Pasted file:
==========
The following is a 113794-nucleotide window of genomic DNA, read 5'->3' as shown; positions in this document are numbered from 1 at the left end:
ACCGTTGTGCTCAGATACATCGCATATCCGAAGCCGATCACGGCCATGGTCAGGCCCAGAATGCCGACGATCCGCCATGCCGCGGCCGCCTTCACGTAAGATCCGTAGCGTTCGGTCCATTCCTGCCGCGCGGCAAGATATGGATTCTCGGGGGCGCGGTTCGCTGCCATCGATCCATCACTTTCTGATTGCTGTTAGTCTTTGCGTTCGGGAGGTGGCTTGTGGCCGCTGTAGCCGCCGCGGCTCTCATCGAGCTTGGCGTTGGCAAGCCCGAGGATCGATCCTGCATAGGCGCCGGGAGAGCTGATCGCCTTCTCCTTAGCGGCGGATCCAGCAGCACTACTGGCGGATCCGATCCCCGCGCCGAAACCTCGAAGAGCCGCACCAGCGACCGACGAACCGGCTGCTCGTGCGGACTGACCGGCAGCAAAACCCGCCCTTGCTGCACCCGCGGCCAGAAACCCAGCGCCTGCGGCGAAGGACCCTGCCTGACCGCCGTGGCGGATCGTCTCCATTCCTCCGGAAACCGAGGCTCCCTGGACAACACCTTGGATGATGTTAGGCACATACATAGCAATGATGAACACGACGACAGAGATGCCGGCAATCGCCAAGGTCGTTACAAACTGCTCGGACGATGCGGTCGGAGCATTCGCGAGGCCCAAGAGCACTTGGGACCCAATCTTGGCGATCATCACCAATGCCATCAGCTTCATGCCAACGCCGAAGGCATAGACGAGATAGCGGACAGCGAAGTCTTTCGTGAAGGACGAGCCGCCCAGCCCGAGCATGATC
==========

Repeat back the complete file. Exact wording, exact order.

The following is a 113794-nucleotide window of genomic DNA, read 5'->3' as shown; positions in this document are numbered from 1 at the left end:
ACCGTTGTGCTCAGATACATCGCATATCCGAAGCCGATCACGGCCATGGTCAGGCCCAGAATGCCGACGATCCGCCATGCCGCGGCCGCCTTCACGTAAGATCCGTAGCGTTCGGTCCATTCCTGCCGCGCGGCAAGATATGGATTCTCGGGGGCGCGGTTCGCTGCCATCGATCCATCACTTTCTGATTGCTGTTAGTCTTTGCGTTCGGGAGGTGGCTTGTGGCCGCTGTAGCCGCCGCGGCTCTCATCGAGCTTGGCGTTGGCAAGCCCGAGGATCGATCCTGCATAGGCGCCGGGAGAGCTGATCGCCTTCTCCTTAGCGGCGGATCCAGCAGCACTACTGGCGGATCCGATCCCCGCGCCGAAACCTCGAAGAGCCGCACCAGCGACCGACGAACCGGCTGCTCGTGCGGACTGACCGGCAGCAAAACCCGCCCTTGCTGCACCCGCGGCCAGAAACCCAGCGCCTGCGGCGAAGGACCCTGCCTGACCGCCGTGGCGGATCGTCTCCATTCCTCCGGAAACCGAGGCTCCCTGGACAACACCTTGGATGATGTTAGGCACATACATAGCAATGATGAACACGACGACAGAGATGCCGGCAATCGCCAAGGTCGTTACAAACTGCTCGGACGATGCGGTCGGAGCATTCGCGAGGCCCAAGAGCACTTGGGACCCAATCTTGGCGATCATCACCAATGCCATCAGCTTCATGCCAACGCCGAAGGCATAGACGAGATAGCGGACAGCGAAGTCTTTCGTGAAGGACGAGCCGCCCAGCCCGAGCATGATC